Kids did not have that problem and they could entertain themselves for a good while in their little tub.

Tub for the Little Ones
Tub for the Little Ones

Winter Time Baths

When winter set in, our baths had to come inside where there was heat from the stove. Our living quarters consisted of one room that measured 16 by 24 feet and we had a lot of stuff in there. A double bed, a single bed, a crib, a couch, treadle sewing machine, wood cook stove, gas cook stove, kitchen sink cabinet, and a table. It was kind of crowded. We didn’t have a drain system for the sink, just a bucket underneath that we had to empty by hand. No bathtub. So we improvised, using a wrought iron coffee table that had a removable glass top.

Coffee Table Bath Tub
Coffee Table Bath Tub

We would start heating the blue enamel bucket on the stove, take the glass top and set it aside, and then drape a shower curtain all around the edges, held up with clothespins-the two piece wooden kind with the spring clamp. When the bucket was the right temperature we’d set it down inside the table and then climb in with it.

You had to hunker down and be careful not to splash water out the sides of it but it actually worked really well and also caught most of the cold drafts.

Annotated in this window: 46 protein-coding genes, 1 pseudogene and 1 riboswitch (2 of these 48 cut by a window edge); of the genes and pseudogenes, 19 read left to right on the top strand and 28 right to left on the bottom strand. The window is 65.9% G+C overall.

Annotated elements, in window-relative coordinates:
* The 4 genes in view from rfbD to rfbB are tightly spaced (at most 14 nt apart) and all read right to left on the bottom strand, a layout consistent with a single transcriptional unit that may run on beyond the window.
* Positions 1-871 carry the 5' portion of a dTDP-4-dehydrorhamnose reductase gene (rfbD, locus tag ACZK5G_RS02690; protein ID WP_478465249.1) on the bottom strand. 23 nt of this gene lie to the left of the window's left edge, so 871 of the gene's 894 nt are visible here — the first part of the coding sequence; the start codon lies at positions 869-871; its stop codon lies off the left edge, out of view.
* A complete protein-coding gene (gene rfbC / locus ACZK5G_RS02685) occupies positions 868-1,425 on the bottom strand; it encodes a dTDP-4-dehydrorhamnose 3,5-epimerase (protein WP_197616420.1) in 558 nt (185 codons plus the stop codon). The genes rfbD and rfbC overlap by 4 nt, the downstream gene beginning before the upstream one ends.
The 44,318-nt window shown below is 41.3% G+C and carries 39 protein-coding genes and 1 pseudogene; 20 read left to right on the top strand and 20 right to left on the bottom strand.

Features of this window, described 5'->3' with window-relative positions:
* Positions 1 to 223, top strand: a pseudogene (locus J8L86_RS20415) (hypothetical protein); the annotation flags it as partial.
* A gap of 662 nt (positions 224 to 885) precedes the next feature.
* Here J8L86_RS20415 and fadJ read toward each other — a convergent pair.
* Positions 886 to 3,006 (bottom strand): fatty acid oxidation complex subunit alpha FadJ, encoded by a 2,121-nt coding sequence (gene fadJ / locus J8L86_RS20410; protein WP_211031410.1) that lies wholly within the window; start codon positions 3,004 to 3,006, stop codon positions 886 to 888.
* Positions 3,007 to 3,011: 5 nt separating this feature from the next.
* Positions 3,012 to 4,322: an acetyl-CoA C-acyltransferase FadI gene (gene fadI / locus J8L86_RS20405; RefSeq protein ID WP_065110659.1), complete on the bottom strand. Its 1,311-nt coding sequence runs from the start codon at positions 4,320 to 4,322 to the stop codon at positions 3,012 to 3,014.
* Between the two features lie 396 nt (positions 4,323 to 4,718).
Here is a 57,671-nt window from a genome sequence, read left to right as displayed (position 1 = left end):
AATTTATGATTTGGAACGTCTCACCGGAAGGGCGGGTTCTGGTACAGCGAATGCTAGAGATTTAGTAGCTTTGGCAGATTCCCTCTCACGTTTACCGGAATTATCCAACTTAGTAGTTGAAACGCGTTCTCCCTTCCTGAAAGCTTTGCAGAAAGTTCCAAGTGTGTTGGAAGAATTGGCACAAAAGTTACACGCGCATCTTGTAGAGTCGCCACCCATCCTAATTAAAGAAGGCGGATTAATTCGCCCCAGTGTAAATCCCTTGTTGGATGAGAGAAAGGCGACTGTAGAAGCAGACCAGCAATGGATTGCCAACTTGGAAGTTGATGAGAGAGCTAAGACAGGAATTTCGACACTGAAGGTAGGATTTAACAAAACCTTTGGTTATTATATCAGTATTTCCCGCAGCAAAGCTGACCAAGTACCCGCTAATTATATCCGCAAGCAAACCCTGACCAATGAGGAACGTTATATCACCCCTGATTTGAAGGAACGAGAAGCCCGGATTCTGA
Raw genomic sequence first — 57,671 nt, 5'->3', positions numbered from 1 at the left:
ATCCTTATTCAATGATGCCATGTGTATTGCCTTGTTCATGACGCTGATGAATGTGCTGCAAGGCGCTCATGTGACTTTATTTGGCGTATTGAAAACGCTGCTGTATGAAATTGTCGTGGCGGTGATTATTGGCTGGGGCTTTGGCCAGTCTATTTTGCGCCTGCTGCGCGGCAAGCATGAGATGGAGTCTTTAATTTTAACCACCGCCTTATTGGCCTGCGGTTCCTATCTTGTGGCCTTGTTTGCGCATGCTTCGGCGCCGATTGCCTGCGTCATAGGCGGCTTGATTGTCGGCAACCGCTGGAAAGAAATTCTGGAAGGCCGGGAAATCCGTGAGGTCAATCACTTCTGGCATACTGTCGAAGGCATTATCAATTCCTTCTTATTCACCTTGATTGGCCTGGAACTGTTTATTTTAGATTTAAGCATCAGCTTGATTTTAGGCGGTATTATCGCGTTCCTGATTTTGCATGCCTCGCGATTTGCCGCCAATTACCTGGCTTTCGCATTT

I remember one really cold, snowy day, some friends arrived unexpectedly while I was taking my bath in the table. The door was only about 6 feet from me and I hollered,

“Quick! Come in and shut the door. ”

They were standing there with their mouths open,

“What are you doing? Are you inside a table? Taking a bath?!”

“Sorry. Didn’t know you were coming. Give me a second to finish up here.”

They walked over to the other end of the room by the stove to warm up while I toweled off and got dressed.

“Well, now we know how you guys take a bath in this place. Wasn’t really wondering, but I have to say, I  never would have thought of climbing inside a coffee table. How do you empty the tub?”

“Watch this. It’s easy.”

I proceeded to remove the clothespins and gather up all the edges of the shower curtain, gave it a slight twist,  hung it over my shoulder and headed out the door.

Five seconds later, I hung the curtain on the wash line out on the porch and I was back inside. All cleaned up.

“Wow. That is such a good idea. Course it would be even easier if you brought your cast iron tub in and ran a drain line.”

“Right. Where would we put it?”

For the six years we lived in Ritchie County, we did our bucket baths according to the seasons, although every once in a while we would take a real shower at a friend’s house. When we first started out, we even went to the little motel in town a couple of times and paid them three dollars to use their shower.  But that was cheating.

I have since lived in other places, in Nelson County Virginia, where we had to haul water and do bucket baths. Wells and septic systems are seriously expensive to install and it took us a while to be able to afford it. Outhouses and bucket baths worked just fine. for quite a few years. When I finally managed to get electricity, running water and a water heater I felt like I was coming up in the world.